Welcome to another week of the Women’s Personal Finance Wednesdays roundup. I started this series after months of debate because I wasn’t certain I wanted to up the ante and commit to publishing three posts a week. However, now that I’ve started sharing these posts, I’m so glad I started.

There are so many fabulous women writing about personal finance online, and yet there is still a perception that women aren’t good with money, don’t care about money, or don’t understand it on a granular level beyond perhaps knowing how to coupon and score a good shopping deal. These roundups are my way of doing a small part to change that perception. There are no shortage of women online doing their part to make it clear that they DO understand money, and these posts are meant to amplify that fact.

The hardest part of this post every week always is narrowing it down to my favorites, because there is just so much good content out there. If you’re ever interested in what else I’m reading, I share quite a few other posts on Twitter (and that’s also where I read most of the content to begin with these days).

Our Women’s Personal Finance Facebook group also has a sharing thread on Fridays, and that’s the place to read all the blog posts written by members over the previous week. If you’re looking for more articles written by women, that’s a great place to continue reading (plus we have plenty of great discussions on finances the rest of the week as well!).

If you don’t have the time or inclination to go searching down myriad posts, though, I will be continuing this series every week to showcase some of the best of the new content I read. If you ever read a post you think I absolutely need to consider for this roundup, please let me know! I am always open to reading new blogs (and posts of blogs I do know, because I miss some).

1. A Taste Of Early Retirement Modern Fimily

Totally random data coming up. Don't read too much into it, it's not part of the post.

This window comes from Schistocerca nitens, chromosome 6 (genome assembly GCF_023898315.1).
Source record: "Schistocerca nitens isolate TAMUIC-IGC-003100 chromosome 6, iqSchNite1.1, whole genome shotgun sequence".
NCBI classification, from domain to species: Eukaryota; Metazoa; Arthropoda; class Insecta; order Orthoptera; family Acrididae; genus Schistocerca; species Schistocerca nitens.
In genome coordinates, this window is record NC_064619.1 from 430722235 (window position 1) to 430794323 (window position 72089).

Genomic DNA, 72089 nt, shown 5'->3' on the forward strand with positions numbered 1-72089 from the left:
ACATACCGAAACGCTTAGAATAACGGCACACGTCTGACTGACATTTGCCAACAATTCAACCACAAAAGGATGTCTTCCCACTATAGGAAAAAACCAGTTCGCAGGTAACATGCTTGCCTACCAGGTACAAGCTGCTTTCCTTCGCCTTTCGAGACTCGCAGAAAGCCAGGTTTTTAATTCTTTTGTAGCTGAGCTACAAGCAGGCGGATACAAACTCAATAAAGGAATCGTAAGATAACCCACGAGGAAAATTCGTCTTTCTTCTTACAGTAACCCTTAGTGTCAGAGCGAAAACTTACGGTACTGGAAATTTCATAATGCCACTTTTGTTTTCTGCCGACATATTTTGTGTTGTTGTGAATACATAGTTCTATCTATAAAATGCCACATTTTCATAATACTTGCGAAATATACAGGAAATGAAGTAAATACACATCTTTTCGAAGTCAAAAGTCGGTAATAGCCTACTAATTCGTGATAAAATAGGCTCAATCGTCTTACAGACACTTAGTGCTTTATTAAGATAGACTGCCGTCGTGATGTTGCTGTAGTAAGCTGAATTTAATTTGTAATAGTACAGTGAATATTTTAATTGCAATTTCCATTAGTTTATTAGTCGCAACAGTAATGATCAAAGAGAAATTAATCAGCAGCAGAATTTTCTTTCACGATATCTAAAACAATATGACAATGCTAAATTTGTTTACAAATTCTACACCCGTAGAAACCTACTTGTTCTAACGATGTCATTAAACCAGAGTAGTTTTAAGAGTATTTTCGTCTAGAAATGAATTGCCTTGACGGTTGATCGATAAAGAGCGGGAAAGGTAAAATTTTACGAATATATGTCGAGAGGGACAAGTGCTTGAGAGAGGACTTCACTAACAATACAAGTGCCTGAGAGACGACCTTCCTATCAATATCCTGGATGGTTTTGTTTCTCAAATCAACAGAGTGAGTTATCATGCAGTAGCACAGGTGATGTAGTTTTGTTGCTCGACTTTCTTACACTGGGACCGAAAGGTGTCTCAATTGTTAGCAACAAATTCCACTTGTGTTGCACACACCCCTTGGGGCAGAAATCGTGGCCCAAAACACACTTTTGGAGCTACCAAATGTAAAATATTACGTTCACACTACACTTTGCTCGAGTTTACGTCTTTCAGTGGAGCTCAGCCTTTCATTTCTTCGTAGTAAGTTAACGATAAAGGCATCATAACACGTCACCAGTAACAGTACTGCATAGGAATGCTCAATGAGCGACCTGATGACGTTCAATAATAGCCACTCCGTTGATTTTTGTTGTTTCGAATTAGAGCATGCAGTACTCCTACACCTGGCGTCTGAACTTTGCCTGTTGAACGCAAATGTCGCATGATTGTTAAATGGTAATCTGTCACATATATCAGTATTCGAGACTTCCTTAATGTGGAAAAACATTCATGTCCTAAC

This post is well titled, as Nic is still at home full time with a toddler. While this may not be the “early retirement” many of us imagine, it’s a reality for those of us with young children at home (and perhaps one more reason I’m not quite interested in early retirement at this stage in my life, but I digress…)

The reason I included this post in the roundup today is not to celebrate Nic officially putting in her notice to leave the workforce – though that’s an awesome big leap as well – but because of her well thought out discussion on mindset and perspective. Life is just life, no matter what we like to tell ourselves, and as she says, even your dream goal life isn’t all sunshine and rainbows (one of my favorite phrases!)

Life is pretty awesome for their little family these days, and it’s easy to look in from the outside and see it as perfect, but there’s no such thing. Choosing to filter the lens a little bit absolutely is.

2. 6 Ways to Fight Deep Debt Traumatized Budget via Medium

My informal definition of Mega-Debt is debt that requires a decade or more to pay down, proportional to your income.

For many of us in the financial independence space – but less so in the online personal finance world in general, the idea of debt that requires a decade or more to pay down generally falls into two categories: a mortgage, or maybe student loans. And usually, they are an intentional long game, with low interest rates that may not beat inflation.